A woman has spoke out about the heartbreaking ritual she carries out every year on the anniversary of her husband's death who was tragically struck by a car.
42-year-old Nichola Bond repeats the last action she remembers doing for her husband, Ian Bond, on the day that he died and leaves a cup of tea on the bedside cabinet at 6am once a year.
The widow, from Newcastle, then visits the spot where a car hit her partner who went for a run on the morning of November 27, but sadly never returned, reports Chronicle Live.
He was struck by a car in Bootle, Merseyside, just days before his 46th birthday causing brain injuries that killed him four days later. He leaves behind his wife Nichola, and their eight-year-old child Layton.
Nichola stated: "It was just heart-breaking really. When I first realised what had happened, I really, genuinely, honestly did not believe that he was going to die.
"I really didn't think, because of the road that he was on, because it's a 30 mile an hour road.
"I just assumed when I went in to see him that it was going to be a few broken bones and he was going to just be lying there with a look on his face as of to say, 'I'm really sorry'.
"When I was sitting in the room on my own, waiting to go in and see him, I was laughing to myself. I was like, 'Oh god, how dramatic am I being, crying like this? He's probably going to be fine and we're going to laugh about this in the next couple of months, and say don't ever do it again'.
"And, it just didn't turn out like that at all. It was just heart-wrenching."
Ian, originally from Dingle in Liverpool, was making his way through the Marvel films like Iron Man and Captain America with Layton and Nichola when he died.
Nichola tells Layton that his "daddy is a superhero".
She said: "They were very much into Marvel and Star Wars and all that kind of thing, so we branded dad as a superhero.
"He was when he was alive, and now that he's passed, he still is. He's always going to be that to us. He was his best friend. He constantly hung around Ian's neck.
"They were just best friends and I was like the third wheel. I felt for him so much when Ian passed."
But Ian lives on when Nichola and Layton celebrate his birthday and anniversaries by getting a cake and writing cards.
Or when Nichola watches their wedding video to hear his voice, see his face, and "remember what he was like as an actual living person".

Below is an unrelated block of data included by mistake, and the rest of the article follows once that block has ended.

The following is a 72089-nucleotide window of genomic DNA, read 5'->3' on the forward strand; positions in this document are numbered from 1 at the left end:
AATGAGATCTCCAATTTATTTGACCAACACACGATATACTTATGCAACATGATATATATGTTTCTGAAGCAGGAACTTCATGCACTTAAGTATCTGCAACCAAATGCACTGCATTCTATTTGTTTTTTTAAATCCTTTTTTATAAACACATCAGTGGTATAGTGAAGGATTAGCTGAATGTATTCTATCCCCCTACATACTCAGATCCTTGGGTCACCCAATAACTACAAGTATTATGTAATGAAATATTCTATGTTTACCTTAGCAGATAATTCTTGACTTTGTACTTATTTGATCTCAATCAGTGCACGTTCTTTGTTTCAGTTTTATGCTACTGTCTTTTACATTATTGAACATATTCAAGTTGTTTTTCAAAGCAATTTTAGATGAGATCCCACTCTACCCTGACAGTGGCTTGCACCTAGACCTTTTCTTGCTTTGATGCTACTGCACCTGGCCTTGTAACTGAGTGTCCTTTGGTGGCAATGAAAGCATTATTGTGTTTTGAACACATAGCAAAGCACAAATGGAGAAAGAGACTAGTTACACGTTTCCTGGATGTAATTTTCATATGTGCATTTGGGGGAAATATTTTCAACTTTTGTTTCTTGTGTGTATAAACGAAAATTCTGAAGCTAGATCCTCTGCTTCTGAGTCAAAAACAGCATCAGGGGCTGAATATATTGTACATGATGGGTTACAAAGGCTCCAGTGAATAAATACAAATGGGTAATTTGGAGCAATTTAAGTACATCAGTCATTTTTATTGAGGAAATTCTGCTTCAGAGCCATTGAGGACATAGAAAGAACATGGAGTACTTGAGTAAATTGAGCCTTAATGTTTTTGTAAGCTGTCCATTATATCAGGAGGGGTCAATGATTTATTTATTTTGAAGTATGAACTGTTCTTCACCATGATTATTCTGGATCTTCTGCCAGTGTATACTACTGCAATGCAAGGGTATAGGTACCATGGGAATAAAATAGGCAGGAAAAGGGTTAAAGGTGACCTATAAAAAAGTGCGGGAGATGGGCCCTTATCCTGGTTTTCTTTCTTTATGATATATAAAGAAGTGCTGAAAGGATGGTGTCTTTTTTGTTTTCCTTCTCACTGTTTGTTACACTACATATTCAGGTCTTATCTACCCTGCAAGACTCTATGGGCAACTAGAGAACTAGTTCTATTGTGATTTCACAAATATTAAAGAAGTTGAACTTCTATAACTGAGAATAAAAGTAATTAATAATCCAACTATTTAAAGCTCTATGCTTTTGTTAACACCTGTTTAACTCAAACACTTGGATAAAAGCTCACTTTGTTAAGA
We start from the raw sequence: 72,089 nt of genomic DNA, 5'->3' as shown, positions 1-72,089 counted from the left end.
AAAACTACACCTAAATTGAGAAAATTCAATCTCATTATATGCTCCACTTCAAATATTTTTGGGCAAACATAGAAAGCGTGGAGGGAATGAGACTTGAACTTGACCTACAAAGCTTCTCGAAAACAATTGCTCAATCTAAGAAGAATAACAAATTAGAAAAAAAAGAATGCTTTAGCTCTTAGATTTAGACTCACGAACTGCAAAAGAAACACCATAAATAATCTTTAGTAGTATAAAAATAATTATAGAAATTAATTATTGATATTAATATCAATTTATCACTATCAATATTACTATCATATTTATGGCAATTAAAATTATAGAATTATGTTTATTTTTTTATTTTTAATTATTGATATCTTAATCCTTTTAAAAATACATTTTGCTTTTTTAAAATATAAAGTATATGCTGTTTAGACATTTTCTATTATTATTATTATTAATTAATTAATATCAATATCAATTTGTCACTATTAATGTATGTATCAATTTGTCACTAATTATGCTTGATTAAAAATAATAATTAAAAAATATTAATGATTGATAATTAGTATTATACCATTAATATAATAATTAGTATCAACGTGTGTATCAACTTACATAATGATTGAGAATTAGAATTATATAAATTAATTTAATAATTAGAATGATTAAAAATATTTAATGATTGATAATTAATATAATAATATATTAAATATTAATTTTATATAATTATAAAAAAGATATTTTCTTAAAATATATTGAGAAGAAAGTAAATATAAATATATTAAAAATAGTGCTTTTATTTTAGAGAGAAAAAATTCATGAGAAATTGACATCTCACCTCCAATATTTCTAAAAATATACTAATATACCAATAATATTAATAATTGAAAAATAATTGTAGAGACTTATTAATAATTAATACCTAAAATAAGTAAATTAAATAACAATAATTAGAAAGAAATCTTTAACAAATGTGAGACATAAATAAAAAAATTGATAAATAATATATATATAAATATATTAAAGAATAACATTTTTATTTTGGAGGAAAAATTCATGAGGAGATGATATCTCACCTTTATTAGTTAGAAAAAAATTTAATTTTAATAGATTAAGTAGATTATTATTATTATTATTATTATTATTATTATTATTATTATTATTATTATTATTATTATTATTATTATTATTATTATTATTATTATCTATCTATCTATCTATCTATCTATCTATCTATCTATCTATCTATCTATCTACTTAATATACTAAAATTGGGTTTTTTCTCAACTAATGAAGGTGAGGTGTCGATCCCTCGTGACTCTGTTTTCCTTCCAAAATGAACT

His photo sits on the Champions Wall at Anfield, something Nichola said he would be "made up about, being a massive LFC supporter".
Ian's caring nature continues to help people even now as he became an organ donor when he died almost three years ago.
More than 300 people in the North West had their lives saved by transplants last year after people died and donated their organs.
One of Ian's kidneys went to a woman who had been waiting for years for a transplant.
The other gave a man with a daughter a "second chance at life".
Speaking of knowing that Ian continues to help people in death, Nichola said: "It feels nice because that is the kind of person that he was.
"He was just full of doing things for other people and making sure other people were alright and fulfilled.
"I just felt lucky to be part of his life and for us to have that opportunity. The chances of that happening again in a lifetime are very slim, so I'm grateful that I've had that chance.
"I hope my son turns out a lot like him."
Organ Donation Week runs until Sunday, September 26. To mark the week, children's choir Harmonies of Hope released a new song, 'Invisible', to raise awareness of transplant waiting lists.
NHS Blood and Transplant is urging people in the North West to discuss organ donation with their families.
More than 7,000 people, including 200 children, are predicted to be in need of an organ transplant.
Anthony Clarkson, Director of Organ and Tissue Donation and Transplantation, at NHS Blood and Transplant, said: "Every day across the UK there are thousands of patients and their families, waiting for that all important life-saving call, including 676 people in The North West.
"Yet, this is often only possible as a result of another family receiving some of the hardest news they might ever have to hear.
"Even though the law around organ donation has changed to an opt out system for adults in England, Scotland and Wales, it is important that people are aware that families will still always be consulted before organ donation goes ahead.
"It is just as important as ever to make your organ donation decision known to your family and friends and leave them certain of what you what to happen in the event of your death.
"We urge all family members of all ages in The North West to take a moment this Organ Donation Week to talk and share your decision."
For more information, or to register your organ donation decision, please visit: www.organdonation.nhs.uk or call 0300 123 23 23. NHS app users can also use the service to record, check or update their organ donation decision.
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